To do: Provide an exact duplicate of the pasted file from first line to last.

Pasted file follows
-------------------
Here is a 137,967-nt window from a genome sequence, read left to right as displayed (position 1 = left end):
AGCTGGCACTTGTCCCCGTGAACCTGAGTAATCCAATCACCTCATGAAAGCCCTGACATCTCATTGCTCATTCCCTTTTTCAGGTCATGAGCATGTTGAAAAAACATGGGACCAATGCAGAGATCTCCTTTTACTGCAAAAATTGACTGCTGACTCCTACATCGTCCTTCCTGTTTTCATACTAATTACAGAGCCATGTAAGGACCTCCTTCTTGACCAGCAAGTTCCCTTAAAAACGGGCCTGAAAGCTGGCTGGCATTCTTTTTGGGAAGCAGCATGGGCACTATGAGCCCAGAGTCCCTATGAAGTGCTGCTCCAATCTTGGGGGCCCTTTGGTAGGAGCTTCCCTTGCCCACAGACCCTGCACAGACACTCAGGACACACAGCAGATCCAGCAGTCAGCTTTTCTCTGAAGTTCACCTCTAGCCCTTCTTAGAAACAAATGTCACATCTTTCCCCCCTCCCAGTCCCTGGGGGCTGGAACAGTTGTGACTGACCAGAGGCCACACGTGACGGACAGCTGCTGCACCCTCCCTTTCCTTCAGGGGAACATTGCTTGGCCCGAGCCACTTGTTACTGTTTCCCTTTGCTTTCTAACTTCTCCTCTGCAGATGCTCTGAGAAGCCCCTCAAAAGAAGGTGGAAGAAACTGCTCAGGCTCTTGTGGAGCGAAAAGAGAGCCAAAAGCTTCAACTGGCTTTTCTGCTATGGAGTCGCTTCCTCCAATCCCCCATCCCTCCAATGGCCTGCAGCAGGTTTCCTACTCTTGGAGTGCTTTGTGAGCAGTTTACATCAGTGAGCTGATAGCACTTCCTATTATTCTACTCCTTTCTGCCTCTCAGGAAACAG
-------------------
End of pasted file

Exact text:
Here is a 137,967-nt window from a genome sequence, read left to right as displayed (position 1 = left end):
AGCTGGCACTTGTCCCCGTGAACCTGAGTAATCCAATCACCTCATGAAAGCCCTGACATCTCATTGCTCATTCCCTTTTTCAGGTCATGAGCATGTTGAAAAAACATGGGACCAATGCAGAGATCTCCTTTTACTGCAAAAATTGACTGCTGACTCCTACATCGTCCTTCCTGTTTTCATACTAATTACAGAGCCATGTAAGGACCTCCTTCTTGACCAGCAAGTTCCCTTAAAAACGGGCCTGAAAGCTGGCTGGCATTCTTTTTGGGAAGCAGCATGGGCACTATGAGCCCAGAGTCCCTATGAAGTGCTGCTCCAATCTTGGGGGCCCTTTGGTAGGAGCTTCCCTTGCCCACAGACCCTGCACAGACACTCAGGACACACAGCAGATCCAGCAGTCAGCTTTTCTCTGAAGTTCACCTCTAGCCCTTCTTAGAAACAAATGTCACATCTTTCCCCCCTCCCAGTCCCTGGGGGCTGGAACAGTTGTGACTGACCAGAGGCCACACGTGACGGACAGCTGCTGCACCCTCCCTTTCCTTCAGGGGAACATTGCTTGGCCCGAGCCACTTGTTACTGTTTCCCTTTGCTTTCTAACTTCTCCTCTGCAGATGCTCTGAGAAGCCCCTCAAAAGAAGGTGGAAGAAACTGCTCAGGCTCTTGTGGAGCGAAAAGAGAGCCAAAAGCTTCAACTGGCTTTTCTGCTATGGAGTCGCTTCCTCCAATCCCCCATCCCTCCAATGGCCTGCAGCAGGTTTCCTACTCTTGGAGTGCTTTGTGAGCAGTTTACATCAGTGAGCTGATAGCACTTCCTATTATTCTACTCCTTTCTGCCTCTCAGGAAACAG